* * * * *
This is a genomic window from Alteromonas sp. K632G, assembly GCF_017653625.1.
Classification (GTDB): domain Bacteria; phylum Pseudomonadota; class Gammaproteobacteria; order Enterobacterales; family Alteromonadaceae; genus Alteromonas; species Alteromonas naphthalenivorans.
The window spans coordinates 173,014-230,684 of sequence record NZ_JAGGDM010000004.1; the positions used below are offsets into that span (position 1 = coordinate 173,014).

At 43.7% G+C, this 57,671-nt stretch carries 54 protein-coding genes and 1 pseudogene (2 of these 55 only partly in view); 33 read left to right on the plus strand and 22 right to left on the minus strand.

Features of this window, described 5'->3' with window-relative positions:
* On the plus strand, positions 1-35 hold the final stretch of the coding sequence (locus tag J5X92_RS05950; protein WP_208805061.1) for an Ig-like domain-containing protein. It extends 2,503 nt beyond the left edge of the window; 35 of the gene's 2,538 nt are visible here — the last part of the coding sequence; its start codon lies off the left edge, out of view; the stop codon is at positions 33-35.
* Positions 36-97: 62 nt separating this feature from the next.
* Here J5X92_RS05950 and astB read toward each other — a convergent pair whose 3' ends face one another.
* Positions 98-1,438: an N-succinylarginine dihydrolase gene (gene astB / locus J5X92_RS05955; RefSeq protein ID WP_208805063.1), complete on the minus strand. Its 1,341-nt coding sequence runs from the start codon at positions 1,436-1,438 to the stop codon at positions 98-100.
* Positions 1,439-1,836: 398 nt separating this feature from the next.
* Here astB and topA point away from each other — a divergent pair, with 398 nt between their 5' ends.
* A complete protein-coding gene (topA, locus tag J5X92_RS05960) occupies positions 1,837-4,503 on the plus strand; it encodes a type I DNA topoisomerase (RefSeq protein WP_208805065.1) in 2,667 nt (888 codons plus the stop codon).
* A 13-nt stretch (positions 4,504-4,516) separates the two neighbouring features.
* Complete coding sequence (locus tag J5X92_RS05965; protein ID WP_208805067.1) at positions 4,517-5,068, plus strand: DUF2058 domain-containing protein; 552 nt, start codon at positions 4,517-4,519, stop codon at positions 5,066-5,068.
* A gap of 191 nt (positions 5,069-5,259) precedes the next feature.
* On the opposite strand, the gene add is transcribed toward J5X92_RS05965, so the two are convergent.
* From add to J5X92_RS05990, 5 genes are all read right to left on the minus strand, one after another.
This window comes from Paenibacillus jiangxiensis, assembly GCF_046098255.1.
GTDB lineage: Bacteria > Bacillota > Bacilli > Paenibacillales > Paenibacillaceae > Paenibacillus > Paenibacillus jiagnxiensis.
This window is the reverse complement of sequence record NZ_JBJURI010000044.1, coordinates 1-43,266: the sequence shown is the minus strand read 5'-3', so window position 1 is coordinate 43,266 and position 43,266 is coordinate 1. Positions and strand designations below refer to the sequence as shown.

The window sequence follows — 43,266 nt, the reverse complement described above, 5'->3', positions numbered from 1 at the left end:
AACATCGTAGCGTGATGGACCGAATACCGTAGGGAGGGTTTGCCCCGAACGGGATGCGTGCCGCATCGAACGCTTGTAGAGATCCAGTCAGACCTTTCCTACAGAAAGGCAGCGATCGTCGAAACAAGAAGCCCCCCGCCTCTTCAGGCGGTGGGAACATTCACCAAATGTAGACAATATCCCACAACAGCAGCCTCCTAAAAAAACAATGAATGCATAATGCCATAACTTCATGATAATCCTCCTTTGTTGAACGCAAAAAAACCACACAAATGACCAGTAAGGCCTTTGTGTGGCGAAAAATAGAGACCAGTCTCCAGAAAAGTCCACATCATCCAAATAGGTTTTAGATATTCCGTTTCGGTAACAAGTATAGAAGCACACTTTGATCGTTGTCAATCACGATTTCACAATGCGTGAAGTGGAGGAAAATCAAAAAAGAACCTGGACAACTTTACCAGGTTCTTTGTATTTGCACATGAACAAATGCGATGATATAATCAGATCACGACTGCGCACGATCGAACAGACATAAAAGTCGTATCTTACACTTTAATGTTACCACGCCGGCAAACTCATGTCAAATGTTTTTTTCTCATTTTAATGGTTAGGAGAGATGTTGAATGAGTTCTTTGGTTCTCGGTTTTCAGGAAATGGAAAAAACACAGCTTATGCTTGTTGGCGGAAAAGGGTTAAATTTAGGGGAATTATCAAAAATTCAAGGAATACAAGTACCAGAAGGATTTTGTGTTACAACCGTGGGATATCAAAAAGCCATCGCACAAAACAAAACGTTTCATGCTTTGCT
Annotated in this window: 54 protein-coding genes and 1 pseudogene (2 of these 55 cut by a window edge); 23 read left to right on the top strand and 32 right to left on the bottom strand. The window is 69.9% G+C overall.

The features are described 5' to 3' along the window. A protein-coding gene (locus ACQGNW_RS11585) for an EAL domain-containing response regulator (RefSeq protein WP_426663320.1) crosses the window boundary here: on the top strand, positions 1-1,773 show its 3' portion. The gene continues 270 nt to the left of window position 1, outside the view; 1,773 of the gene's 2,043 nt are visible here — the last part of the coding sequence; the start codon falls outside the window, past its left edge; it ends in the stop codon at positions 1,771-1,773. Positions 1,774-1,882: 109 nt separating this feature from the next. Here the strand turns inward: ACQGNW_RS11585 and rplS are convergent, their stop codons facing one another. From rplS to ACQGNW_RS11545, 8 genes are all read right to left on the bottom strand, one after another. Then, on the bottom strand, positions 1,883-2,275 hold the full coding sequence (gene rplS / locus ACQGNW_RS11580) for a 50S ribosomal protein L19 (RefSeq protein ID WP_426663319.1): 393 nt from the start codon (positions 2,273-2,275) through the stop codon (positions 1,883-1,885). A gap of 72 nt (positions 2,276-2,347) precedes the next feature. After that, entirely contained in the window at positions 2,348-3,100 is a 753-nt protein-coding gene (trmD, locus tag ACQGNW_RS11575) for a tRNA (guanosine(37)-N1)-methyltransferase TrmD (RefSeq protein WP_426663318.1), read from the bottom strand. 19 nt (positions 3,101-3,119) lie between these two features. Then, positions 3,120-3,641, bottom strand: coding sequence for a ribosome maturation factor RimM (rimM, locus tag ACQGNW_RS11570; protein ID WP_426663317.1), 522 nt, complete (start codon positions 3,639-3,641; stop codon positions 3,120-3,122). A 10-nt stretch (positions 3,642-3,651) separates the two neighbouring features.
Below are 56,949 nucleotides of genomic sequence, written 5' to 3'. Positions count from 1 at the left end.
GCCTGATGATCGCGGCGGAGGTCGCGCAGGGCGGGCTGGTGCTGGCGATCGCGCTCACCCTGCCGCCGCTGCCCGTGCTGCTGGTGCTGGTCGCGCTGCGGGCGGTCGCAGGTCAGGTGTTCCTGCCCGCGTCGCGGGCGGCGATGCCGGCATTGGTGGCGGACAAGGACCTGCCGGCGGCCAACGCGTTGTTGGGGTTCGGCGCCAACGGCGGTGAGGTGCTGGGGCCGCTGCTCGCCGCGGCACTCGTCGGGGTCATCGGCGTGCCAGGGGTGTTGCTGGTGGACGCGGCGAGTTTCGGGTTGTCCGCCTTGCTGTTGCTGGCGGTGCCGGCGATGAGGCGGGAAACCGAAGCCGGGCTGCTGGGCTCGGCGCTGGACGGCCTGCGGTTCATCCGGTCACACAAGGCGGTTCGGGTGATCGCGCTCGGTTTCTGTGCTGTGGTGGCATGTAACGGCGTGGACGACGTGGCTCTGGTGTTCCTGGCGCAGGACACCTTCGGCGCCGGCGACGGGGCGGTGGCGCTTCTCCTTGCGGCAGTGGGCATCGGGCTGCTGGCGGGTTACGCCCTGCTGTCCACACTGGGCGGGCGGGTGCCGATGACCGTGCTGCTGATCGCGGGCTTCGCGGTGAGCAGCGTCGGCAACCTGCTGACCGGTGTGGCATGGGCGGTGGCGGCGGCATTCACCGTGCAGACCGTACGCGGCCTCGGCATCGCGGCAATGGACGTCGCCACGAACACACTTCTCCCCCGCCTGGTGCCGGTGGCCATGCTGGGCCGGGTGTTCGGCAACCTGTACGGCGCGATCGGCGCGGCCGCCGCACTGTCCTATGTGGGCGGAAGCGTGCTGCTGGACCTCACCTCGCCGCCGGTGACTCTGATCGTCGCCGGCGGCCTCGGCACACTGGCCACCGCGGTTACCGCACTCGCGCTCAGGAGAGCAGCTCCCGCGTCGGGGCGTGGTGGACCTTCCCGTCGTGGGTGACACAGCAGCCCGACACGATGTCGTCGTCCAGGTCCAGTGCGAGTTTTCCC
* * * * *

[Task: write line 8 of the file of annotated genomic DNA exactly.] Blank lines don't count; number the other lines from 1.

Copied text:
* Here J5X92_RS05950 and astB read toward each other — a convergent pair whose 3' ends face one another.